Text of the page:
A diverse and varied collection of philosophical theories, methodologies, and inquiries seeking to answer this family of questions "What is truth?", "What makes true beliefs true"?, "What is the difference between truth and falsity?", "How do we know true sentences are true?", etc. etc..
Most theories of truth attempt to provide answers to these questions and related questions, including: "What sort of things (or ontological entities) can be true (and false)?", "Is truth objective, subjective, or relativistic?", "Is truth knowable?", "Is truth divine, occult, or natural?", etc. etc..
There are almost as many theories of truth as there are schools of philosophy. The most popular theories of truth advanced by philosophers in the Western tradition are these, including some of the famous philosophers who were instrumental in their development:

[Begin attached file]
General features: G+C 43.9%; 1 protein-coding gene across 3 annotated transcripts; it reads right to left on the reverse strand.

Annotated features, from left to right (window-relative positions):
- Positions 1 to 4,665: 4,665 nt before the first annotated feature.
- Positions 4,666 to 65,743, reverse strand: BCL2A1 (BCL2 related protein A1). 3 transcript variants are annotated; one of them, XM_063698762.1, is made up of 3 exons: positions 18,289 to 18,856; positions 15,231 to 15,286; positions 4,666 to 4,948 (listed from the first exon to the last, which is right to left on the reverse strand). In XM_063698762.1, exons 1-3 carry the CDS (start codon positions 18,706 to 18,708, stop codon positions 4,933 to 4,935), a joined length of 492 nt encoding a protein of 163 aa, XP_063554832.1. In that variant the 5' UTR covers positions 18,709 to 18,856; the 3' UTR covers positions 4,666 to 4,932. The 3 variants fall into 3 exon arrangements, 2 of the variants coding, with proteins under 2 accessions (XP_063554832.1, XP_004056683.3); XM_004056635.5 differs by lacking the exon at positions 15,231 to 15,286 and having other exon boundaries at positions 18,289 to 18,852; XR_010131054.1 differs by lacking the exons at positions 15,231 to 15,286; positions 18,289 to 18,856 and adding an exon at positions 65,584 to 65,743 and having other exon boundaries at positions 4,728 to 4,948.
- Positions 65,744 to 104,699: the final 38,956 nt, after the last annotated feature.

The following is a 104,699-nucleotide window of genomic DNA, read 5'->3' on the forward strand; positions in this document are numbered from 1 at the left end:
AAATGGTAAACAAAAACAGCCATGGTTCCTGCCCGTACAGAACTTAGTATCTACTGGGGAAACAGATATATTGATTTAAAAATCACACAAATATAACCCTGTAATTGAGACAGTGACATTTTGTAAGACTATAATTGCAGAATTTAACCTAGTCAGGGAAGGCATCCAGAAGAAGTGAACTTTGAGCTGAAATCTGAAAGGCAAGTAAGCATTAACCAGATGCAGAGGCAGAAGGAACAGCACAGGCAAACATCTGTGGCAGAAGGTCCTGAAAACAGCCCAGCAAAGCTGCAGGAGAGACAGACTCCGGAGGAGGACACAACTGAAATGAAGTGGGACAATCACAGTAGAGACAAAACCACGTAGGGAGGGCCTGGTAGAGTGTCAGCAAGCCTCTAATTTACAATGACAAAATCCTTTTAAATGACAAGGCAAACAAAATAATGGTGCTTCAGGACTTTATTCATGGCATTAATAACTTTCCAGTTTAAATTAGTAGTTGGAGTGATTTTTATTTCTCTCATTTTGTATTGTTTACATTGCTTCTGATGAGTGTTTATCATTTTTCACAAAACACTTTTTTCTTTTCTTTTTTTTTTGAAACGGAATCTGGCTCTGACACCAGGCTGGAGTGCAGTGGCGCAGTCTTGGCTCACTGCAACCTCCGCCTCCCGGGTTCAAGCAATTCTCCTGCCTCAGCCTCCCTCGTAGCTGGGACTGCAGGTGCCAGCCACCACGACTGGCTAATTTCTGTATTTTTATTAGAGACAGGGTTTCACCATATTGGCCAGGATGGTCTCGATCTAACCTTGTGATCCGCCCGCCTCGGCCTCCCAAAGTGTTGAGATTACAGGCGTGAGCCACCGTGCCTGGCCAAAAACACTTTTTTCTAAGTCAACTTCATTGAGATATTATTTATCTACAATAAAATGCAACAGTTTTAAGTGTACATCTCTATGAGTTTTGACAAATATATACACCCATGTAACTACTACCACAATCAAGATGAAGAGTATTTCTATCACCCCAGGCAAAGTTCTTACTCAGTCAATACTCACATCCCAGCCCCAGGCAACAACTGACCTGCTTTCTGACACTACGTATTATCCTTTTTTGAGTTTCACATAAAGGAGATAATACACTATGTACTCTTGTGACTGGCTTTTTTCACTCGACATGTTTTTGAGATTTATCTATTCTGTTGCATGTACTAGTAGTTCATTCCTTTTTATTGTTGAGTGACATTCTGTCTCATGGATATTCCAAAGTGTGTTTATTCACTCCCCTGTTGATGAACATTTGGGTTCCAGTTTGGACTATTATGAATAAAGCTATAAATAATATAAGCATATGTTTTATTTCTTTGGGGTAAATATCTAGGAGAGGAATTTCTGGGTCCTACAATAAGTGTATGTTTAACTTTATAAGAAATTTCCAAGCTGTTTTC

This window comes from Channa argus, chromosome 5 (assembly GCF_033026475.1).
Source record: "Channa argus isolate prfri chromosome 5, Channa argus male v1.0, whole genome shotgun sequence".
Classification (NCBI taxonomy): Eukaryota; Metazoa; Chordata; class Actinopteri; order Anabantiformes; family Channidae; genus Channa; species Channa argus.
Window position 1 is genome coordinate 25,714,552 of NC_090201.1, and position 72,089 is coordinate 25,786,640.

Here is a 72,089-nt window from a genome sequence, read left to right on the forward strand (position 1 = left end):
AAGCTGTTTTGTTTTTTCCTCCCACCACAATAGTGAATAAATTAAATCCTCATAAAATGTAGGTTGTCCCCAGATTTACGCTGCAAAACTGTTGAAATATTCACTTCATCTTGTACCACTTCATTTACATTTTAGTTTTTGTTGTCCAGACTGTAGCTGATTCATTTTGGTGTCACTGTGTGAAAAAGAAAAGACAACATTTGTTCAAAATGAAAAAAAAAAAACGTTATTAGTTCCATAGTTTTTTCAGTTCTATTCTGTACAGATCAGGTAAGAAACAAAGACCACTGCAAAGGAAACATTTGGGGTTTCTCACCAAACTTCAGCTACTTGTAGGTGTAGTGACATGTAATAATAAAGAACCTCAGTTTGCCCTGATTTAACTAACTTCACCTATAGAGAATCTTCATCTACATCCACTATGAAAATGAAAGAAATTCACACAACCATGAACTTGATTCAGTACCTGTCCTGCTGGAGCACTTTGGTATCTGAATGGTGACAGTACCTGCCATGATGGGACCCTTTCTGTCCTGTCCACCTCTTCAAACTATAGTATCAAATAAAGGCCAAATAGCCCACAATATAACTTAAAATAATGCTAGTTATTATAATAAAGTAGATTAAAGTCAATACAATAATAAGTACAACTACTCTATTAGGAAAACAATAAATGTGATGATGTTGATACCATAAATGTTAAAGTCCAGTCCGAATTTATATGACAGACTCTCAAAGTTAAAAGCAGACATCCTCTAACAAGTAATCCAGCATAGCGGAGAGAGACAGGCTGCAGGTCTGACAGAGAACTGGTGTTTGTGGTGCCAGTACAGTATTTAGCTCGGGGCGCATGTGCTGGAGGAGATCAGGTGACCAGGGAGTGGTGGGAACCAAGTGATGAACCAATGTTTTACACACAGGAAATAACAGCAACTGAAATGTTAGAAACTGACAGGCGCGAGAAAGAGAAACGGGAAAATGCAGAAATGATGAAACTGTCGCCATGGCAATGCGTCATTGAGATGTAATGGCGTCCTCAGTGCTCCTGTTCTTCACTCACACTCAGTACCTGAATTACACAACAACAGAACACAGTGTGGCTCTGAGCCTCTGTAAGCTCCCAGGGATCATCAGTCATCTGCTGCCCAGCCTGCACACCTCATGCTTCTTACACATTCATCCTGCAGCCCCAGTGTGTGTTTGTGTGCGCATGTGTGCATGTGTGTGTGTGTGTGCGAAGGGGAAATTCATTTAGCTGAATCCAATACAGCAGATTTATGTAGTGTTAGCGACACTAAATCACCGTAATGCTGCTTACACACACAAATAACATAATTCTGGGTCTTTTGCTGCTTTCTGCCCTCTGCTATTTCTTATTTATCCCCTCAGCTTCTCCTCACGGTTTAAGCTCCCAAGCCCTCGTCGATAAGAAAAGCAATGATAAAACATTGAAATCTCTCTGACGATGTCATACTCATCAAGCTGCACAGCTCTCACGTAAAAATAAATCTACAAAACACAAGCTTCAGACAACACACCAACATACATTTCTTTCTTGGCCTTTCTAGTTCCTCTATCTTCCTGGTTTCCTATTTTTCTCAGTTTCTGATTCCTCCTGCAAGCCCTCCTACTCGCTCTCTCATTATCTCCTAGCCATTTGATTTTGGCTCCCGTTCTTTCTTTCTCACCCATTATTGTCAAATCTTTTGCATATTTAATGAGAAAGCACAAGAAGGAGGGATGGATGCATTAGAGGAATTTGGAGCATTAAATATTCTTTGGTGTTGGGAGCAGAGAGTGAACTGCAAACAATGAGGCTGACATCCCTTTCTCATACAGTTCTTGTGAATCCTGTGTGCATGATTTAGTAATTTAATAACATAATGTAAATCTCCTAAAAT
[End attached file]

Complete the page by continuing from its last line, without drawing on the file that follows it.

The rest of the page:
Although I have included names like Friedrich Nietzsche, Michel Foucault, and Richard Rorty on the above topography, it can also be argued that their conceptions of truth do not approach the 'theories' proferred by the epistemologists and analytic philosophers populating the nearby geographies. In addition to the trend in philosophy that contemplates the nature or essence of truth, there is also the trend that argues that truth has no nature, it is varied, and mixed. Foucault, for example, tries to historicize truth and treat it as another concept that can be traded back and forth in exchanges of power. Rorty, on the other hand, tries to tie truth to the complex human practices and discourses in which it makes its appearance, thereby eliminating the redundant extrapractical theory that philosophy may produce.